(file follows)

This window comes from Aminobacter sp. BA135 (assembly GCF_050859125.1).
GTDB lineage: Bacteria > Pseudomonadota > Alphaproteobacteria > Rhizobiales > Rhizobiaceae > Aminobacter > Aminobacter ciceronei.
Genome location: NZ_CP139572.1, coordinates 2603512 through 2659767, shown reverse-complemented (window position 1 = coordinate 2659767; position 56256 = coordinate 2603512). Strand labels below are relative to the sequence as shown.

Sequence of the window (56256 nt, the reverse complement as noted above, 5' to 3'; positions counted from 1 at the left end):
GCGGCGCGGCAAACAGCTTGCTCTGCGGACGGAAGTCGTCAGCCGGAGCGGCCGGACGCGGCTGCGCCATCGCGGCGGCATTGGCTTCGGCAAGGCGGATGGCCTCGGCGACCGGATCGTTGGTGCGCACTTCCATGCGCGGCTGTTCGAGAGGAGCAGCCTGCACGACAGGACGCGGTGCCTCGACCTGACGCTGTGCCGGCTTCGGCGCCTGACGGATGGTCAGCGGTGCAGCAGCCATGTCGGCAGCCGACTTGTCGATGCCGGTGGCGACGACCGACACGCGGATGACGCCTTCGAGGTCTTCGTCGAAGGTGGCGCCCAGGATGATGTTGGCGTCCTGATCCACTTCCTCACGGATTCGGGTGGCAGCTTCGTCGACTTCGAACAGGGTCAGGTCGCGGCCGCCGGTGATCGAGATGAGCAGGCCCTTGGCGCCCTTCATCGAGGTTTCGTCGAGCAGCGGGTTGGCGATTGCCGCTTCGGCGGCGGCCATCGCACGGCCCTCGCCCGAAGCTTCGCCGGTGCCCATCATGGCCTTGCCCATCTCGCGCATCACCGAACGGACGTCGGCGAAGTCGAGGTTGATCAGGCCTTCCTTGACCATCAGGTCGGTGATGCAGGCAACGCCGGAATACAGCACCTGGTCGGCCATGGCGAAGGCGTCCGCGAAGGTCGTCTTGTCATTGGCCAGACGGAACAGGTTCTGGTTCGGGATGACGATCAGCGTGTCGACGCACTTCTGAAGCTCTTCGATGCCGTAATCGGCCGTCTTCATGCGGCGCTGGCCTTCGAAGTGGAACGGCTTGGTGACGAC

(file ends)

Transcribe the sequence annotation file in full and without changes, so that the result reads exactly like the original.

This window comes from Aminobacter sp. BA135 (assembly GCF_050859125.1).
GTDB lineage: Bacteria > Pseudomonadota > Alphaproteobacteria > Rhizobiales > Rhizobiaceae > Aminobacter > Aminobacter ciceronei.
Genome location: NZ_CP139572.1, coordinates 2603512 through 2659767, shown reverse-complemented (window position 1 = coordinate 2659767; position 56256 = coordinate 2603512). Strand labels below are relative to the sequence as shown.

Sequence of the window (56256 nt, the reverse complement as noted above, 5' to 3'; positions counted from 1 at the left end):
GCGGCGCGGCAAACAGCTTGCTCTGCGGACGGAAGTCGTCAGCCGGAGCGGCCGGACGCGGCTGCGCCATCGCGGCGGCATTGGCTTCGGCAAGGCGGATGGCCTCGGCGACCGGATCGTTGGTGCGCACTTCCATGCGCGGCTGTTCGAGAGGAGCAGCCTGCACGACAGGACGCGGTGCCTCGACCTGACGCTGTGCCGGCTTCGGCGCCTGACGGATGGTCAGCGGTGCAGCAGCCATGTCGGCAGCCGACTTGTCGATGCCGGTGGCGACGACCGACACGCGGATGACGCCTTCGAGGTCTTCGTCGAAGGTGGCGCCCAGGATGATGTTGGCGTCCTGATCCACTTCCTCACGGATTCGGGTGGCAGCTTCGTCGACTTCGAACAGGGTCAGGTCGCGGCCGCCGGTGATCGAGATGAGCAGGCCCTTGGCGCCCTTCATCGAGGTTTCGTCGAGCAGCGGGTTGGCGATTGCCGCTTCGGCGGCGGCCATCGCACGGCCCTCGCCCGAAGCTTCGCCGGTGCCCATCATGGCCTTGCCCATCTCGCGCATCACCGAACGGACGTCGGCGAAGTCGAGGTTGATCAGGCCTTCCTTGACCATCAGGTCGGTGATGCAGGCAACGCCGGAATACAGCACCTGGTCGGCCATGGCGAAGGCGTCCGCGAAGGTCGTCTTGTCATTGGCCAGACGGAACAGGTTCTGGTTCGGGATGACGATCAGCGTGTCGACGCACTTCTGAAGCTCTTCGATGCCGTAATCGGCCGTCTTCATGCGGCGCTGGCCTTCGAAGTGGAACGGCTTGGTGACGAC